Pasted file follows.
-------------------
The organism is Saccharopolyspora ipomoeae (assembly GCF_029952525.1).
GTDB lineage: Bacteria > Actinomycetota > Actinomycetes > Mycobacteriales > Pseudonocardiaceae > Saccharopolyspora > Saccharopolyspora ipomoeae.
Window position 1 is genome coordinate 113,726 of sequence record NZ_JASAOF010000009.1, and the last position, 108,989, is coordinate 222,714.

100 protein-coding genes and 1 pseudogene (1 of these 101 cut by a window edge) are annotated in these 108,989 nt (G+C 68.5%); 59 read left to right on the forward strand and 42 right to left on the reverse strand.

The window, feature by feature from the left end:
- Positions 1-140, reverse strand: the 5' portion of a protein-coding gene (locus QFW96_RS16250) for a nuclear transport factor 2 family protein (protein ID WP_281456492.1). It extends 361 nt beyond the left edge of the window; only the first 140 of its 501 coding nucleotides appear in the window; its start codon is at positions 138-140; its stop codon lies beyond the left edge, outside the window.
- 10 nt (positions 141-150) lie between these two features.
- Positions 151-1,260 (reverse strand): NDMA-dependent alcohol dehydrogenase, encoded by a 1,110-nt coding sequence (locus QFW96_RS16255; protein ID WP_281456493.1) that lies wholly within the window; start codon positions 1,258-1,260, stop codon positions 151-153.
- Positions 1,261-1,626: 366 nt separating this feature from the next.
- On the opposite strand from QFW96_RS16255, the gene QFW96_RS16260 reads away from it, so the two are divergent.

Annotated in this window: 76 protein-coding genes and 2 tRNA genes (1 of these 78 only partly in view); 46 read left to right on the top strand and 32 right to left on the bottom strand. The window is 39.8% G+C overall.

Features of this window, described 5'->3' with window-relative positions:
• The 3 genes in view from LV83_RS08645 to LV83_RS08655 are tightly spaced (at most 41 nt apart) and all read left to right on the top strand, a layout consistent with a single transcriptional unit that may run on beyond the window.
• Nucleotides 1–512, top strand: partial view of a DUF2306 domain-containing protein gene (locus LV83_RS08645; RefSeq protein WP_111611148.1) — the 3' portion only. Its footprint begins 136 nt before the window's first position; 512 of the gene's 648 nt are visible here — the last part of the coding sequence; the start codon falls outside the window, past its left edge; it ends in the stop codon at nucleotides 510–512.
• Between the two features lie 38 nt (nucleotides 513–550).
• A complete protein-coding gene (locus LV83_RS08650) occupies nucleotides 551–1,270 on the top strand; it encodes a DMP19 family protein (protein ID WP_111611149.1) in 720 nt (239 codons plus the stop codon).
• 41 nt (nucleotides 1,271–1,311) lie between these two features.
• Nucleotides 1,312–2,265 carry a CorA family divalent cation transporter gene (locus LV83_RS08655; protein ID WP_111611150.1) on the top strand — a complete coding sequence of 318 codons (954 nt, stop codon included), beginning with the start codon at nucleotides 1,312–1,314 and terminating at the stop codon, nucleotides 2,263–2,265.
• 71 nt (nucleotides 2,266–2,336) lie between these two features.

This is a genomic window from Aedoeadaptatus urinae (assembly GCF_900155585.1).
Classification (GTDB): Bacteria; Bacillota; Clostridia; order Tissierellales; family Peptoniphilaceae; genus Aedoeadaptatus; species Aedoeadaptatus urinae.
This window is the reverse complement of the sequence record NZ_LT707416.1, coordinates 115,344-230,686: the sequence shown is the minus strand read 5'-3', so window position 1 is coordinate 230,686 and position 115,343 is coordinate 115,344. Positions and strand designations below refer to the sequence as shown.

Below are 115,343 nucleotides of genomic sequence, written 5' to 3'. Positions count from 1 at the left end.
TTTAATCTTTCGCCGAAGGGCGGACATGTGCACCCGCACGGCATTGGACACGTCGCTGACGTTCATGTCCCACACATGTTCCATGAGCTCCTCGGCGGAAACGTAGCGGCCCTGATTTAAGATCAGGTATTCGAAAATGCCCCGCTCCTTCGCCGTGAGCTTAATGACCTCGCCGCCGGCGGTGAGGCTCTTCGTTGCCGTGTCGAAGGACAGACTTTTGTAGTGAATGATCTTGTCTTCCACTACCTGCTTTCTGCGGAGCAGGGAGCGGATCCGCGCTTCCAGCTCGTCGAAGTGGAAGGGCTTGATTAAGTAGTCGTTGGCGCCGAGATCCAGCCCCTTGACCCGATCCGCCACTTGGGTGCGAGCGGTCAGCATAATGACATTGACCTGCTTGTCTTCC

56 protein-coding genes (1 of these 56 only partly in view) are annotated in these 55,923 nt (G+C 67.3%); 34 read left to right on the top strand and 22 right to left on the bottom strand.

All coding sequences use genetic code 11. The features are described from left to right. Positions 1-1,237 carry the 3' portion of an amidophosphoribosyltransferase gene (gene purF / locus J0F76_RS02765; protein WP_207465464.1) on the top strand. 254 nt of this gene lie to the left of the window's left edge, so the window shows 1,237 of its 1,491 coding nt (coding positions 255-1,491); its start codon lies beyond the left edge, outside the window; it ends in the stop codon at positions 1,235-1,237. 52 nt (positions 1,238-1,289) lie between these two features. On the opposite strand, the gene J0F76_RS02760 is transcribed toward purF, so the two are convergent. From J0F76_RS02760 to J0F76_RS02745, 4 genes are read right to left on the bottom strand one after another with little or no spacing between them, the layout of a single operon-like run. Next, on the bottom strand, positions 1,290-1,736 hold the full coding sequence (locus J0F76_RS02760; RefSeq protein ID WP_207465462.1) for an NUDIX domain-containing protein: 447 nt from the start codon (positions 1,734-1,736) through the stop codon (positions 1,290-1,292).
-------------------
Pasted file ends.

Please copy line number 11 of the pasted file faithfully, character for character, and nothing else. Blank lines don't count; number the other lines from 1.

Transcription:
Annotated in this window: 76 protein-coding genes and 2 tRNA genes (1 of these 78 only partly in view); 46 read left to right on the top strand and 32 right to left on the bottom strand. The window is 39.8% G+C overall.